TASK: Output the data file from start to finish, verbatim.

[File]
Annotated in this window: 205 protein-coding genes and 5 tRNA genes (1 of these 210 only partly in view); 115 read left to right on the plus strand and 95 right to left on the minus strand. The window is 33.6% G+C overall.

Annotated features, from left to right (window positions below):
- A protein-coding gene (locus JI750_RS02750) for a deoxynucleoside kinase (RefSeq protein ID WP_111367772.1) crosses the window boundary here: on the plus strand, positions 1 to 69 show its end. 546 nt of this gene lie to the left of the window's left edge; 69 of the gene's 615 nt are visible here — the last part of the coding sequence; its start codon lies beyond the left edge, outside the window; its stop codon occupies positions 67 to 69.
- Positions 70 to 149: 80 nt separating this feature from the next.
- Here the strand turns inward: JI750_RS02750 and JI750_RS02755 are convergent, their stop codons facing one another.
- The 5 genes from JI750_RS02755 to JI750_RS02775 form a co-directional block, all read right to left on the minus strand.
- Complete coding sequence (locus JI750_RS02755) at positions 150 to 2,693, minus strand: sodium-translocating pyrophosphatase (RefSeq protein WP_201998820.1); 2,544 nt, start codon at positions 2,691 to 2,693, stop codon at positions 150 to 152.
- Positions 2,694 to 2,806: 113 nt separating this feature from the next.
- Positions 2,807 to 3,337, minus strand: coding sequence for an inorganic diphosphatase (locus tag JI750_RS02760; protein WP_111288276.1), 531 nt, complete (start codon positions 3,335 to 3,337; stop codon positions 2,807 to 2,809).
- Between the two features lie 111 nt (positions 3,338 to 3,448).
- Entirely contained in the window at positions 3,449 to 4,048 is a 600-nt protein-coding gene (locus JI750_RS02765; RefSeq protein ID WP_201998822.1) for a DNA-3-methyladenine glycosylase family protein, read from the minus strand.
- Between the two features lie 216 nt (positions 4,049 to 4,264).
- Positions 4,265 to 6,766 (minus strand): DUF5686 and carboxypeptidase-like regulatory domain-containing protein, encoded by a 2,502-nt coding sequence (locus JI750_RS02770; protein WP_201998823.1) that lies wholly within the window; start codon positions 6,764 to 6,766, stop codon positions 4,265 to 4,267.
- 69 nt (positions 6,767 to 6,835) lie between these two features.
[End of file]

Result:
Annotated in this window: 205 protein-coding genes and 5 tRNA genes (1 of these 210 only partly in view); 115 read left to right on the plus strand and 95 right to left on the minus strand. The window is 33.6% G+C overall.

Annotated features, from left to right (window positions below):
- A protein-coding gene (locus JI750_RS02750) for a deoxynucleoside kinase (RefSeq protein ID WP_111367772.1) crosses the window boundary here: on the plus strand, positions 1 to 69 show its end. 546 nt of this gene lie to the left of the window's left edge; 69 of the gene's 615 nt are visible here — the last part of the coding sequence; its start codon lies beyond the left edge, outside the window; its stop codon occupies positions 67 to 69.
- Positions 70 to 149: 80 nt separating this feature from the next.
- Here the strand turns inward: JI750_RS02750 and JI750_RS02755 are convergent, their stop codons facing one another.
- The 5 genes from JI750_RS02755 to JI750_RS02775 form a co-directional block, all read right to left on the minus strand.
- Complete coding sequence (locus JI750_RS02755) at positions 150 to 2,693, minus strand: sodium-translocating pyrophosphatase (RefSeq protein WP_201998820.1); 2,544 nt, start codon at positions 2,691 to 2,693, stop codon at positions 150 to 152.
- Positions 2,694 to 2,806: 113 nt separating this feature from the next.
- Positions 2,807 to 3,337, minus strand: coding sequence for an inorganic diphosphatase (locus tag JI750_RS02760; protein WP_111288276.1), 531 nt, complete (start codon positions 3,335 to 3,337; stop codon positions 2,807 to 2,809).
- Between the two features lie 111 nt (positions 3,338 to 3,448).
- Entirely contained in the window at positions 3,449 to 4,048 is a 600-nt protein-coding gene (locus JI750_RS02765; RefSeq protein ID WP_201998822.1) for a DNA-3-methyladenine glycosylase family protein, read from the minus strand.
- Between the two features lie 216 nt (positions 4,049 to 4,264).
- Positions 4,265 to 6,766 (minus strand): DUF5686 and carboxypeptidase-like regulatory domain-containing protein, encoded by a 2,502-nt coding sequence (locus JI750_RS02770; protein WP_201998823.1) that lies wholly within the window; start codon positions 6,764 to 6,766, stop codon positions 4,265 to 4,267.
- 69 nt (positions 6,767 to 6,835) lie between these two features.